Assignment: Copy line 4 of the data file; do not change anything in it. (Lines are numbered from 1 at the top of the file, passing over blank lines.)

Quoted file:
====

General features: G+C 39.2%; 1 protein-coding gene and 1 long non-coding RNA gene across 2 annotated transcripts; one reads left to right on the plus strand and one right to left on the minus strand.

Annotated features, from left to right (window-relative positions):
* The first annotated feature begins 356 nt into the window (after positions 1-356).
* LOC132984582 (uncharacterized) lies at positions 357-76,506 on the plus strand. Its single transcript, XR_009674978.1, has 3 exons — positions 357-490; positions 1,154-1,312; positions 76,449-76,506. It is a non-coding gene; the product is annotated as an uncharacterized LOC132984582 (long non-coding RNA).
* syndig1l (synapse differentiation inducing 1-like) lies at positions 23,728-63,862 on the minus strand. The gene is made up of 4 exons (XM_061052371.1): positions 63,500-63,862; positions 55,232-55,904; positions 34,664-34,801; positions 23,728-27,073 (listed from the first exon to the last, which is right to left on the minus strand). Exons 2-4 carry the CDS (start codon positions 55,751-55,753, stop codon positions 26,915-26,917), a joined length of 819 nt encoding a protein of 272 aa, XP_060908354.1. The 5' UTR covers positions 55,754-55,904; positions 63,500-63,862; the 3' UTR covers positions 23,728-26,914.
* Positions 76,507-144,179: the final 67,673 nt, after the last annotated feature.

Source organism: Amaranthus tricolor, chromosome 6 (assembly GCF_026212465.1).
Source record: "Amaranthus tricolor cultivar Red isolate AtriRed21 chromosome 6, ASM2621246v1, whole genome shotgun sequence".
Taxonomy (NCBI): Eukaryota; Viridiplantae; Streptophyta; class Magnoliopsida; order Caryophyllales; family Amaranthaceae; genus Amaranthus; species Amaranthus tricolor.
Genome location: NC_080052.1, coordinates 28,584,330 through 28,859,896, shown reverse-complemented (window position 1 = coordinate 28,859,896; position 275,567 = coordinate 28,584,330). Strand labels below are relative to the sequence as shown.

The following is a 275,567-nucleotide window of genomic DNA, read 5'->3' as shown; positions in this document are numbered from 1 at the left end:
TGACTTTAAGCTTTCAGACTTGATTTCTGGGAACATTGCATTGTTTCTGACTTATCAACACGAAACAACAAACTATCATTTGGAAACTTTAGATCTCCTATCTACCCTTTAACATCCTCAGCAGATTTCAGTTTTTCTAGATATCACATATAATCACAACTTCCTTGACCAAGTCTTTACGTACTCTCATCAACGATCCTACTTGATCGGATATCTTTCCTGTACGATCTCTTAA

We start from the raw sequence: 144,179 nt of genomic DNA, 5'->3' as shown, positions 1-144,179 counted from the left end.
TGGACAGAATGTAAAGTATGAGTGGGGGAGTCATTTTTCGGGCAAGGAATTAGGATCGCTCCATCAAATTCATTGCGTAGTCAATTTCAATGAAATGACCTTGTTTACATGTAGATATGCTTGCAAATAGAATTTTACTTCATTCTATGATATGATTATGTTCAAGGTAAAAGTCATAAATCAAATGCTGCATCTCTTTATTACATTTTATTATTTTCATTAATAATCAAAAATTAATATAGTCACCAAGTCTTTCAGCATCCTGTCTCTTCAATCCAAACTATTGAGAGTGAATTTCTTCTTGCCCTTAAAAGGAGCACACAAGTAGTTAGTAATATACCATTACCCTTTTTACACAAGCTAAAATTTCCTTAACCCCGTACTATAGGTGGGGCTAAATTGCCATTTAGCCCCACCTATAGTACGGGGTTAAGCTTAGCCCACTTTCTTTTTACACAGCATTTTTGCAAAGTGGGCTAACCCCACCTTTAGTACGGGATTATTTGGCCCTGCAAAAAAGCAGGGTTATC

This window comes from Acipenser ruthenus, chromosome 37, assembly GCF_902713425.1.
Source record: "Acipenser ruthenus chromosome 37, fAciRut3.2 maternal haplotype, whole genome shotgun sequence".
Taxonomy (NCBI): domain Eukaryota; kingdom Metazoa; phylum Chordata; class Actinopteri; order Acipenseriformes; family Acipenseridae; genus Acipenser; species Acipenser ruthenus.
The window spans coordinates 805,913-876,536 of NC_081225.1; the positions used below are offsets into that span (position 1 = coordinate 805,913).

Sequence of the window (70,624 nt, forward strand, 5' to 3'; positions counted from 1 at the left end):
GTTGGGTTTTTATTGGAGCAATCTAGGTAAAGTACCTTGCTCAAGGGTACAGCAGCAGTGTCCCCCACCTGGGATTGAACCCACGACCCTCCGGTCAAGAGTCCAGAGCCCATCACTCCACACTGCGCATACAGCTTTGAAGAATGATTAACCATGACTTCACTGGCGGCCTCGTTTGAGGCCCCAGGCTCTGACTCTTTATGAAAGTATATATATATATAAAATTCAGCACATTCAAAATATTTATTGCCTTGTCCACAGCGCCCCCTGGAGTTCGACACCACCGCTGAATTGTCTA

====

* LOC132984582 (uncharacterized) lies at positions 357-76,506 on the plus strand. Its single transcript, XR_009674978.1, has 3 exons — positions 357-490; positions 1,154-1,312; positions 76,449-76,506. It is a non-coding gene; the product is annotated as an uncharacterized LOC132984582 (long non-coding RNA).